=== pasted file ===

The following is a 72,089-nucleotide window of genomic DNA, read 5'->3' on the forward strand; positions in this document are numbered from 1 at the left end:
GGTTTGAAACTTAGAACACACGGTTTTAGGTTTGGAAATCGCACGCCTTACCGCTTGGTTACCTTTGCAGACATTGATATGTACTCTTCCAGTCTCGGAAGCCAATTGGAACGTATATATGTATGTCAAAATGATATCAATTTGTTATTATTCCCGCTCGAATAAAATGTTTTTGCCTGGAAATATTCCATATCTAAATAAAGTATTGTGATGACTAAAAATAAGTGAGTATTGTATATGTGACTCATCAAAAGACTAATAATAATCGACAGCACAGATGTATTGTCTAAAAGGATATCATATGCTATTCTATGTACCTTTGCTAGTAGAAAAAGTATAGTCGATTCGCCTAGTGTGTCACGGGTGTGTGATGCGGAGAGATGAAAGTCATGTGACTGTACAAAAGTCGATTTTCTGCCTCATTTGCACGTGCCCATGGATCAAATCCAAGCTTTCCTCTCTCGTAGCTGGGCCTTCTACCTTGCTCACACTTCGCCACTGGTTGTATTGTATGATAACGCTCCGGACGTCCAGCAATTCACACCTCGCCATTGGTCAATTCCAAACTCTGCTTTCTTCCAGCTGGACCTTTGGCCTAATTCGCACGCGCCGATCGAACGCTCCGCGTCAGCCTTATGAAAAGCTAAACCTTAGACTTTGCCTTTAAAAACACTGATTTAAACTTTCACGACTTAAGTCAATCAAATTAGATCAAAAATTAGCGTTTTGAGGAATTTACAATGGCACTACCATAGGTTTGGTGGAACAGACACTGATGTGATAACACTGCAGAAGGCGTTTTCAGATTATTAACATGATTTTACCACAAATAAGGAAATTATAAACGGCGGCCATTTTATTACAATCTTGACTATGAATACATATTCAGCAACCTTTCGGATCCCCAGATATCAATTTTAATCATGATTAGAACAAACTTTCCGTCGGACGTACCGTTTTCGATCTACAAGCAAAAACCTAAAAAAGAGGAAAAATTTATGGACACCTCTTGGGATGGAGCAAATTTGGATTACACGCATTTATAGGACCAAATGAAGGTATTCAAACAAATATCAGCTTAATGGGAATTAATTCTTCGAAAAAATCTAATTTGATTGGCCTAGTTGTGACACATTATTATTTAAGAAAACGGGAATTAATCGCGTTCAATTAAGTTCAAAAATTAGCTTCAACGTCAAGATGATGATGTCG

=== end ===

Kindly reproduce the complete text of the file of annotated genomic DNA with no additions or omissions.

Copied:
The following is a 72,089-nucleotide window of genomic DNA, read 5'->3' on the forward strand; positions in this document are numbered from 1 at the left end:
GGTTTGAAACTTAGAACACACGGTTTTAGGTTTGGAAATCGCACGCCTTACCGCTTGGTTACCTTTGCAGACATTGATATGTACTCTTCCAGTCTCGGAAGCCAATTGGAACGTATATATGTATGTCAAAATGATATCAATTTGTTATTATTCCCGCTCGAATAAAATGTTTTTGCCTGGAAATATTCCATATCTAAATAAAGTATTGTGATGACTAAAAATAAGTGAGTATTGTATATGTGACTCATCAAAAGACTAATAATAATCGACAGCACAGATGTATTGTCTAAAAGGATATCATATGCTATTCTATGTACCTTTGCTAGTAGAAAAAGTATAGTCGATTCGCCTAGTGTGTCACGGGTGTGTGATGCGGAGAGATGAAAGTCATGTGACTGTACAAAAGTCGATTTTCTGCCTCATTTGCACGTGCCCATGGATCAAATCCAAGCTTTCCTCTCTCGTAGCTGGGCCTTCTACCTTGCTCACACTTCGCCACTGGTTGTATTGTATGATAACGCTCCGGACGTCCAGCAATTCACACCTCGCCATTGGTCAATTCCAAACTCTGCTTTCTTCCAGCTGGACCTTTGGCCTAATTCGCACGCGCCGATCGAACGCTCCGCGTCAGCCTTATGAAAAGCTAAACCTTAGACTTTGCCTTTAAAAACACTGATTTAAACTTTCACGACTTAAGTCAATCAAATTAGATCAAAAATTAGCGTTTTGAGGAATTTACAATGGCACTACCATAGGTTTGGTGGAACAGACACTGATGTGATAACACTGCAGAAGGCGTTTTCAGATTATTAACATGATTTTACCACAAATAAGGAAATTATAAACGGCGGCCATTTTATTACAATCTTGACTATGAATACATATTCAGCAACCTTTCGGATCCCCAGATATCAATTTTAATCATGATTAGAACAAACTTTCCGTCGGACGTACCGTTTTCGATCTACAAGCAAAAACCTAAAAAAGAGGAAAAATTTATGGACACCTCTTGGGATGGAGCAAATTTGGATTACACGCATTTATAGGACCAAATGAAGGTATTCAAACAAATATCAGCTTAATGGGAATTAATTCTTCGAAAAAATCTAATTTGATTGGCCTAGTTGTGACACATTATTATTTAAGAAAACGGGAATTAATCGCGTTCAATTAAGTTCAAAAATTAGCTTCAACGTCAAGATGATGATGTCG